Sustainability

How to make a living as an artist? How to survive as an arts organisation?

As we continue struggle out of the crisis, we must give ourselves a chance; not for survival, but for success.  

To start with, let's reassess our professional strategies and business models. How do we use our potential and our resources? How do we contribute to the sustainability of the environment we work and live in? What does sustainability in the arts mean and how to achieve it? And what role can the arts play in that wider issue: helping to save the planet, the environment we live and work in?

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Los emprendedores creativos y gestores culturales en distintas geografías y sectores de las industrias creativas hacen frente al reto de obtener financiación para desarrollar sus proyectos. El Crowdfunding o financiación colectiva ofrece una alternativa viable a la financiación tanto para emprendedores como para ONGs.
For the Goethe-Institut as the initiator of cultural programmes, sustainability and resource management in cultural work is an important issue. With its collection of strategies and tools, the Inspirador is a useful collection of ideas for sustainable cultural management.
Salient Censorhip - report cover
This publication is a dossier with contextual information concerning censorship of art, and the official encouragement of self-censorship, on the Master of Fine Art Programme at Glasgow School of Art during 2017 and 2018.
Like a lot of freelance artists, what I get paid ranges from a lot to nothing, according to the commissioner’s resources, what I’ve been asked to do, and my own wish to do it. So my choices about what work to take on hover between interest and need, but at least I get to choose. But what about the non-professional artists, the people who participate in art projects? What choices do they have?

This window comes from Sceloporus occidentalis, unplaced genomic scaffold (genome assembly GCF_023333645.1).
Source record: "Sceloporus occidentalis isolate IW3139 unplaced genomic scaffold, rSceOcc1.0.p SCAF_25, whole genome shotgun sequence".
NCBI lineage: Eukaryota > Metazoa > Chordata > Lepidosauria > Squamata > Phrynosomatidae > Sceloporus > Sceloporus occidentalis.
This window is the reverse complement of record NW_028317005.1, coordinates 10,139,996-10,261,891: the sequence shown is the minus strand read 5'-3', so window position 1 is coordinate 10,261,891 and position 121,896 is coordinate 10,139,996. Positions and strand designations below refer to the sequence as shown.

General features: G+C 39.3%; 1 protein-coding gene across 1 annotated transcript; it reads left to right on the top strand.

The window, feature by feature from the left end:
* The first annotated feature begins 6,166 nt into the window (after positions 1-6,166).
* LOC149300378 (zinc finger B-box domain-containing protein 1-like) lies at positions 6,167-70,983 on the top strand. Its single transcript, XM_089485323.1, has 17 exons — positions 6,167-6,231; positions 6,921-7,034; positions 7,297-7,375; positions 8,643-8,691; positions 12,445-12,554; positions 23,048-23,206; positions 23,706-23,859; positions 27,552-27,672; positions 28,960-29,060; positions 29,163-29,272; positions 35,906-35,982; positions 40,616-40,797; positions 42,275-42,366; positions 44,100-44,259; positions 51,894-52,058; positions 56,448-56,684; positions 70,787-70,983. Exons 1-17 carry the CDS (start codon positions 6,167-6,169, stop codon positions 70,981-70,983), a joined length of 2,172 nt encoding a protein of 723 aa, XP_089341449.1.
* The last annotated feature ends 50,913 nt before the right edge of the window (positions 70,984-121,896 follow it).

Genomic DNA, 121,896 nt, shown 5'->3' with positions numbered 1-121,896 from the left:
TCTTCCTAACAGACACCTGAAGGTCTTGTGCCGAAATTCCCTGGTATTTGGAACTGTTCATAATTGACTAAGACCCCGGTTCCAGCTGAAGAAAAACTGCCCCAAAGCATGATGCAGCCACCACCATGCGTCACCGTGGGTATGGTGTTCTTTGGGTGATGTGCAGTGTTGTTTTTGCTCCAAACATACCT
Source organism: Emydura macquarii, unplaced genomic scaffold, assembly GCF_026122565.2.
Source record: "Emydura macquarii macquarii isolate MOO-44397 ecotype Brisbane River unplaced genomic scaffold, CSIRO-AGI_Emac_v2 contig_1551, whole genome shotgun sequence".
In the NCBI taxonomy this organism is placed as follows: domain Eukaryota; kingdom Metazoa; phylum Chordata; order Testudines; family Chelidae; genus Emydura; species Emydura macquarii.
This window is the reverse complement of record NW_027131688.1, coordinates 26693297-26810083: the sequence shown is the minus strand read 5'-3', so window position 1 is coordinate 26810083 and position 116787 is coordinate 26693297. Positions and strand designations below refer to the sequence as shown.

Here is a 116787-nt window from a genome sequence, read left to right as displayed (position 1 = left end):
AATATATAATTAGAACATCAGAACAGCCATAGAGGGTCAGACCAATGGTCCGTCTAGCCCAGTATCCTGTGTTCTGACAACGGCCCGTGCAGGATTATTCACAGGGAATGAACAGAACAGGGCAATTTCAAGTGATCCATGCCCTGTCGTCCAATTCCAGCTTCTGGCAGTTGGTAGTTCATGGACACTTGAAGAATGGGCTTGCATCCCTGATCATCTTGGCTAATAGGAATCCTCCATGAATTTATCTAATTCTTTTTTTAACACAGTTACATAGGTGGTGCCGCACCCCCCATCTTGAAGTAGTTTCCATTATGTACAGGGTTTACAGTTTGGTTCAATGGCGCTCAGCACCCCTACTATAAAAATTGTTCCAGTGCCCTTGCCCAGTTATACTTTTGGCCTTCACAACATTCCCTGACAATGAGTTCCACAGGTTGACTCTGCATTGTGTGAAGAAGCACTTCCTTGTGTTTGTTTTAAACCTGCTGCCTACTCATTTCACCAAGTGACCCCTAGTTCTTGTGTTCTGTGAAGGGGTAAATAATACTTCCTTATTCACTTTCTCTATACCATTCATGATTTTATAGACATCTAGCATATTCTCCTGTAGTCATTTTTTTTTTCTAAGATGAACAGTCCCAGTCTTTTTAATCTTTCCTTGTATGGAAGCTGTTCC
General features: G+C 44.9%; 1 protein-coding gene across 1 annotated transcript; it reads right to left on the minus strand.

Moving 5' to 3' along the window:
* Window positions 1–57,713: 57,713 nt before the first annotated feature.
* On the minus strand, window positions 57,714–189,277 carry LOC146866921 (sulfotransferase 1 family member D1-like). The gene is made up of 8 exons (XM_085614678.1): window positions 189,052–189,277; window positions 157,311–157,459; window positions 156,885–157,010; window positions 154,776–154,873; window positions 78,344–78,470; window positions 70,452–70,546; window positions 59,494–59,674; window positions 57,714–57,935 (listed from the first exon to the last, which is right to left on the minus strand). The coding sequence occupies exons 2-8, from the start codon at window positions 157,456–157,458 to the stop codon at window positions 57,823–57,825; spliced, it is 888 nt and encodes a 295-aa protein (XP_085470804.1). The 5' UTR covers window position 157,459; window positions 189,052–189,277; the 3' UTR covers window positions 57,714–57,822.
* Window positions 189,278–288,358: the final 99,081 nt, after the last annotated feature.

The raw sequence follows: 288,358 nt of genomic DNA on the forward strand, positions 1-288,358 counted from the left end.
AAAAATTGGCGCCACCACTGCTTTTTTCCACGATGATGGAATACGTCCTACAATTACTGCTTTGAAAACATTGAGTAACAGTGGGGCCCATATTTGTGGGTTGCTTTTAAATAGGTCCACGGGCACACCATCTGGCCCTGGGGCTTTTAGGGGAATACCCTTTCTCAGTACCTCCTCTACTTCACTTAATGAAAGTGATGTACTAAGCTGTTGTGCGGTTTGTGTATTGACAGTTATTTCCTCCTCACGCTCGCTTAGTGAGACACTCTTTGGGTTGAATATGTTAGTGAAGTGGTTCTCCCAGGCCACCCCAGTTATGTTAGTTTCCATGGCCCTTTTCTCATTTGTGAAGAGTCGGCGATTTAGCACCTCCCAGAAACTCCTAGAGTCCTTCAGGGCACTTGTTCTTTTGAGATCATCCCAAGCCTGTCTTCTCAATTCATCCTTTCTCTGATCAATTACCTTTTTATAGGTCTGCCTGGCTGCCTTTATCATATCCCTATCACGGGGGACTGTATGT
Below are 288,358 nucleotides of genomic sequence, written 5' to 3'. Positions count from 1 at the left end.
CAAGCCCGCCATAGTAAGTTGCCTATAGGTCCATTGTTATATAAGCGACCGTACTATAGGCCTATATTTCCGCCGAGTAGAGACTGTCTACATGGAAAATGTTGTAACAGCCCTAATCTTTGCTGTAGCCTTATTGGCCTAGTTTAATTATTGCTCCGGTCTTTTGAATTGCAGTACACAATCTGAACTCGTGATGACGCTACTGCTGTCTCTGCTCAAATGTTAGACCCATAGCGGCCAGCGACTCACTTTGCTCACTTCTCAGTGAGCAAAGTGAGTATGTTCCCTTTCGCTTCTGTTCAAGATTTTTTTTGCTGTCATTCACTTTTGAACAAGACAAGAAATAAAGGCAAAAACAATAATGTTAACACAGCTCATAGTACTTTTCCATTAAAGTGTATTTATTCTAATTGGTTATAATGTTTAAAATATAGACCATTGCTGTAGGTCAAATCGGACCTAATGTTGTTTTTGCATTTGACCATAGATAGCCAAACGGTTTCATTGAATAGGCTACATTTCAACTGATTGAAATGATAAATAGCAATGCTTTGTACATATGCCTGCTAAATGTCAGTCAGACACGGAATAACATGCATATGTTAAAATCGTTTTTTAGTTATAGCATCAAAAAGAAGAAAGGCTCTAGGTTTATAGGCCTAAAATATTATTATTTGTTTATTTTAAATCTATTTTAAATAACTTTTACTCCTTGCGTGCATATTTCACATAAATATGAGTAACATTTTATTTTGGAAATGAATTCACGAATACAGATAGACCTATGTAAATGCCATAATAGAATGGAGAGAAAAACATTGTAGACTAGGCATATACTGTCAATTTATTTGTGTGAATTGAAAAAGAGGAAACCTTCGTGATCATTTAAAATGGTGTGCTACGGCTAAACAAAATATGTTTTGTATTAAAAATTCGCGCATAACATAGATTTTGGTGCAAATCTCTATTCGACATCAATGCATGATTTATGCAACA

How can we make it possible to extend the performing arts beyond their conventional live existence? How can we allow our performances to be seen and experienced by a broader public, not restricted by the place and time in which they were conceived and presented? How can we build the heritage and history of live arts? What are the various means of archiving our art form, and how does each of these affect the content and meaning of the piece, if at all?
This IETM Porto workshop tried to articulate the challenges that art professionals in different countries face when making and touring their work, with the aim of identifying key factors for creating greater equity and mutual understanding. The workshop also looked at the different ways art markets function across countries, different opportunities, constraints, regulations that come along, and the concept of an art market itself.
The artistic making process...
Last Sunday my ten-year-old nephew asked me an impossible question: 'Uncle Caspar, what is art?' 'Jeez... that's a really big question.' 'But you make art, right?'
A new study, drawing on 1.5 million images of cultural spaces in London and New York, finds that cultural capital is a key contributor to urban economic growth.
The Artistic creation outside the urban areas session at IETM Porto added new examples of artistic creation and community arts in the rural areas to those that were presented at IETM Brussels 2017, in the "Meanwhile in the Countryside" session. Thus it confirmed the outcome of the IETM Brussels 2017 session: the point is not to bring culture to the countryside, because it is already there; and that one undertaking artistic work in rural areas has to openly listen and interact with the local people, and be receptive to their stories, creating art together with them, not for them.
Clustering has been successfully used by industrialists for centuries as a strategy to generate economic growth. Made popular by influential Harvard academic Michael Porter in 1990, and originally described by economist Alfred Marshall in 1890, industrial clusters are concentrations of interrelated organisations, firms, professionals and practitioners collaborating and competing in related industries.

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